The Arguments Against Allowing Retailers to Ship Interstate
There are two different campaigns being fought that concern the interstate shipping of wine. Wineries have been largely successful in convincing the courts that they deserve the right to ship direct to consumers and will operate in compliance with state laws, whether favorable or not. To date their campaign has yielded 37 states and DC with the prospect of gaining 3 new states (NJ, MD and NM) in the coming legislative year.
On the other hand there is a campaign being waged by retailers that they should be afforded the same protection from discrimination as the wineries. Retailers want the 2005 Granholm decision to apply to them too, so that states which permit in-state retailers to make delivery must similarly allow delivery from out-of-state retailers. Retailers argue there is no difference between the retail transactions a winery or retailer conducts in shipping to a consumer. But retailers have access to only 13 states; they have been losing ground and will likely be excluded from shipping to the 3 states wineries expect to gain this year.
Initially the arguments against retailer shipping were the same that were made about winery shipping; that underage drinkers could order online, and that taxes would not be collected. However, new arguments appear to be gaining traction that need to be rebutted if retailers hope to win similar privileges as US wineries. Unlike wineries, retailers are usually licensed to sell more than just wine and will sell spirits and in many states beer too. A retailer doesn't discriminate against a customer in the store because she buys California Cabernet, the makings of Gin and Tonics, or a case of Bud Light. The store may offer delivery so customers can avoid lugging awkward boxes around as they finish their errands. But as soon as that customer's commute involves crossing a state line a distinction is made between the types of alcohol purchased. If her state is one of the 13, then the wine can be legally shipped, but not spirits or beer. Retailers are in the business of servicing customers and it may be the same customer that orders wine one day, gin the next, and beer the next. As a result retailers have been known to push the envelope in an effort to service their customers. Spirits and beer are sometimes included in shipments despite FedEx and UPS contracts that permits only wine. Deliveries are also made to states that are not strictly legal but have minimal enforcement.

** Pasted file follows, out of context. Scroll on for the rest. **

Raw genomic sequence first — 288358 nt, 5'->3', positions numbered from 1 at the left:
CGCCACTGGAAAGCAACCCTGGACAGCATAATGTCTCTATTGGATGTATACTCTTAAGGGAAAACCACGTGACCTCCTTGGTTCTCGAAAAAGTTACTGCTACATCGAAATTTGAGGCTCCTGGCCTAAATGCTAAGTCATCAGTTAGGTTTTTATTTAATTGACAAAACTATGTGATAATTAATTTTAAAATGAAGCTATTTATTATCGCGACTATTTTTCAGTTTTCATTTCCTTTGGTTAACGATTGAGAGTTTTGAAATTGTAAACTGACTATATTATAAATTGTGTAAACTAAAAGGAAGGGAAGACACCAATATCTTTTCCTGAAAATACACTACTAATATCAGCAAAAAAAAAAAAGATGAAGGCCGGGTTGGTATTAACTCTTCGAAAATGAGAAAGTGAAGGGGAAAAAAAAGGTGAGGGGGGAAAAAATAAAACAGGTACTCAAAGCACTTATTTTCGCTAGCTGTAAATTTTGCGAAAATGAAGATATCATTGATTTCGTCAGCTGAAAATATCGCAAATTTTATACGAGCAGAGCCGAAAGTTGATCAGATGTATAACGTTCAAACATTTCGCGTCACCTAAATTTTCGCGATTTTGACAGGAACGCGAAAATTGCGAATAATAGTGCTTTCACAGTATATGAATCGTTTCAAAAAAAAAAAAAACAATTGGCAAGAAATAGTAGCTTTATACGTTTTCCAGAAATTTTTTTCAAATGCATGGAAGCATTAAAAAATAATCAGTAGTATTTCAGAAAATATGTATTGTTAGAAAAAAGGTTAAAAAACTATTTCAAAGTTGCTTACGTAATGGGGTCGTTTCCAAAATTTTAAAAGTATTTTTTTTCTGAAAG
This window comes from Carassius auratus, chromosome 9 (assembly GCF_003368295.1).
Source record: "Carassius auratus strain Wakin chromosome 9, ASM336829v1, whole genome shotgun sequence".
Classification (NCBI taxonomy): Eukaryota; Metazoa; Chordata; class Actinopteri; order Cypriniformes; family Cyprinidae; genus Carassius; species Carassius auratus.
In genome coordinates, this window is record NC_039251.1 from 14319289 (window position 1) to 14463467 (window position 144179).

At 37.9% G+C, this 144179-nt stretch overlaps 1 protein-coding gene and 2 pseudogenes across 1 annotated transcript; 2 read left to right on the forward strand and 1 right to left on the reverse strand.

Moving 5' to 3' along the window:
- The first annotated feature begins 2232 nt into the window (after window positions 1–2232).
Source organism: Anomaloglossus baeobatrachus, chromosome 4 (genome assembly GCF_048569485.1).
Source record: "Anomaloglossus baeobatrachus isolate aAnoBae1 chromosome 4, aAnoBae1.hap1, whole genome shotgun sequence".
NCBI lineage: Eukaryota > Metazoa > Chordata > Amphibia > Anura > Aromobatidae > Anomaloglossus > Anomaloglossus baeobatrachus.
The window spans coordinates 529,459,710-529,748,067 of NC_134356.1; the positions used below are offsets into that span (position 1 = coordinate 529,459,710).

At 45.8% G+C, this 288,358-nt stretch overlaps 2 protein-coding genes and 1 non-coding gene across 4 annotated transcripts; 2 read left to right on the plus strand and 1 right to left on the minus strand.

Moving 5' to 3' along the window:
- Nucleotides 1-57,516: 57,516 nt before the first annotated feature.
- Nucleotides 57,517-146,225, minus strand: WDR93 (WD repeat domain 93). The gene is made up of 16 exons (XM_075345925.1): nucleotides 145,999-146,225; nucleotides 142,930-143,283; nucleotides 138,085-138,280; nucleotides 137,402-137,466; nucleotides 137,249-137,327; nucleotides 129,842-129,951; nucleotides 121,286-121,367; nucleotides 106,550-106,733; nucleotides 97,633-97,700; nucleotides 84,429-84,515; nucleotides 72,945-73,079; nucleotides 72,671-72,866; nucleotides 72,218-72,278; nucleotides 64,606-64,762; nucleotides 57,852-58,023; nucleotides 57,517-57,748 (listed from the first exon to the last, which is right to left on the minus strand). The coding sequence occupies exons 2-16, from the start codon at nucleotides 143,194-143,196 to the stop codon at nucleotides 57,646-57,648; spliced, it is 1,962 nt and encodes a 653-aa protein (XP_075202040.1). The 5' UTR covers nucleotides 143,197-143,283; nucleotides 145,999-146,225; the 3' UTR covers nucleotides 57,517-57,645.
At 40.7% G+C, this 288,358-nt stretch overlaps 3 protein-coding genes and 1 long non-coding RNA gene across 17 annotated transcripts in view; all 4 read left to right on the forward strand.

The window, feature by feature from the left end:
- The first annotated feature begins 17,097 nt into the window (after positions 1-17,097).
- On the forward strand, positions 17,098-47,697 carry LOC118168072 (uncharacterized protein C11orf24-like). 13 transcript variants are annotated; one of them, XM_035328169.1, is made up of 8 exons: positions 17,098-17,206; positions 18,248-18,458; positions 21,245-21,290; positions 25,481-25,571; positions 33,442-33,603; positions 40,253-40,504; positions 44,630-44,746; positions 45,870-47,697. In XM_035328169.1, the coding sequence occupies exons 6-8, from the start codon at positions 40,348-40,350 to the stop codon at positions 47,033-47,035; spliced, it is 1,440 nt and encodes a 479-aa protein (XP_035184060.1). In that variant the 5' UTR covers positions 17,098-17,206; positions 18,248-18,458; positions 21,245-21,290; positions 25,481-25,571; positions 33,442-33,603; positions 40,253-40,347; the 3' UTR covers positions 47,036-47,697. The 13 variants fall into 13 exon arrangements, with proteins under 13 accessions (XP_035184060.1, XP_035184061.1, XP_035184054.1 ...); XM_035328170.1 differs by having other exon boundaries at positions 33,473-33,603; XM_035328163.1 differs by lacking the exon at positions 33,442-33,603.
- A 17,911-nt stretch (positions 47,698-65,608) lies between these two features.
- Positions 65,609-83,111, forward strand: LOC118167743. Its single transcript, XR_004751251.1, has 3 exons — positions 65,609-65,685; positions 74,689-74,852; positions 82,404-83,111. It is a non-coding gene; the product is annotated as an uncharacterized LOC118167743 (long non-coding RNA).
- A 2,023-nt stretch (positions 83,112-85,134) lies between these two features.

In a recent interview with Vintank, Craig Wolf of WSWA expressed the concerns of those opposed to retailer shipping that by allowing wine shipments it leads to spirits and beer being shipped too, and these are products more likely to be consumed by minors. They argue that the delivery system is very porous and that carriers cannot be relied on to check the age of a recipient. Further, that if a small state were to open its borders to wine shipments they would lack the resources to effectively police that border. The conclusion of this argument is that retailers cannot be trusted and the enforcement of interstate shipping is too costly; therefore the retail tier needs to be held under close control by the states where they are licensed.
The retailer lobby, Specialty Wine Retailers Association, is arguing that retailers can be trusted to pay taxes to the destination state and will comply with shipping regulations. They have petitioned the Supreme Court to review a Texas appeal and will argue that discrimination against retailers is unconstitutional. Even if SWRA is able to secure a Granholm-like decision on behalf of retailers, each state would then decide whether to level up and allow all retailers to ship or level down and block shipments by in-state retailers.
It may be time for retailers to challenge the argument that spirits and beer should not be shipped across state lines. According to Discus a diverse collection of established experts recognize that alcohol is alcohol is alcohol' and that there is no scientific basis for treating distilled spirits differently from other beverage alcohol, shouldn't alcohol equivalence extend to shipping alcohol too? Several states currently allow retailers to deliver spirits in-state and a Granholm-like decision would probably require the state to extend these privileges to out-of-state retailers. For an argument like this to survive scrutiny by the states the burden will fall on retailers to demonstrate that they, like wineries, can be held accountable across state lines. Until then the arguments against interstate shipping will result in access to fewer states for retailers.